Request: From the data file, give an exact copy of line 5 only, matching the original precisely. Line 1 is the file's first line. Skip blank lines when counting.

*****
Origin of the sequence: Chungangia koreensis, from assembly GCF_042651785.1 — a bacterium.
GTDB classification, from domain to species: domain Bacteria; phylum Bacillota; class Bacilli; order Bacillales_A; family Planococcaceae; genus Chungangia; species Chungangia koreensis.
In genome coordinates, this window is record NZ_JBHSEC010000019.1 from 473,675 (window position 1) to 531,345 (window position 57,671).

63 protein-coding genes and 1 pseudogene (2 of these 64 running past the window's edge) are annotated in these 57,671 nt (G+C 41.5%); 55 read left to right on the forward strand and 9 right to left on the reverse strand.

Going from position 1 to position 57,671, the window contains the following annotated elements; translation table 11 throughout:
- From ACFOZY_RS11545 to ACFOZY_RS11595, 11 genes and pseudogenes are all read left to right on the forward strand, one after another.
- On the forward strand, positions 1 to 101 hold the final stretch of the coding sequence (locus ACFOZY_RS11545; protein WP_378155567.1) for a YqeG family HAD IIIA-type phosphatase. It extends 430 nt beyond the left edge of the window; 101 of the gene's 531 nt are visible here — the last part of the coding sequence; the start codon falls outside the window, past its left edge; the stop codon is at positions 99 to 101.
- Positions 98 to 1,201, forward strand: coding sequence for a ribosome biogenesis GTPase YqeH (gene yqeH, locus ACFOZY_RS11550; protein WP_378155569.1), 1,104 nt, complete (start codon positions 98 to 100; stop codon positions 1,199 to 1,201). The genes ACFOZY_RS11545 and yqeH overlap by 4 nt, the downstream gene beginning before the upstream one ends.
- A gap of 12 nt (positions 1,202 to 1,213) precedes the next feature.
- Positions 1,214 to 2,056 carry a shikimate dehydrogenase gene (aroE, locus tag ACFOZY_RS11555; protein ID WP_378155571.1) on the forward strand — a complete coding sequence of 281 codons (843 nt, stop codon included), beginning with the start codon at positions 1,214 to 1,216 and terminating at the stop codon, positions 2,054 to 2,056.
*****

Going from position 1 to position 57,671, the window contains the following annotated elements; translation table 11 throughout: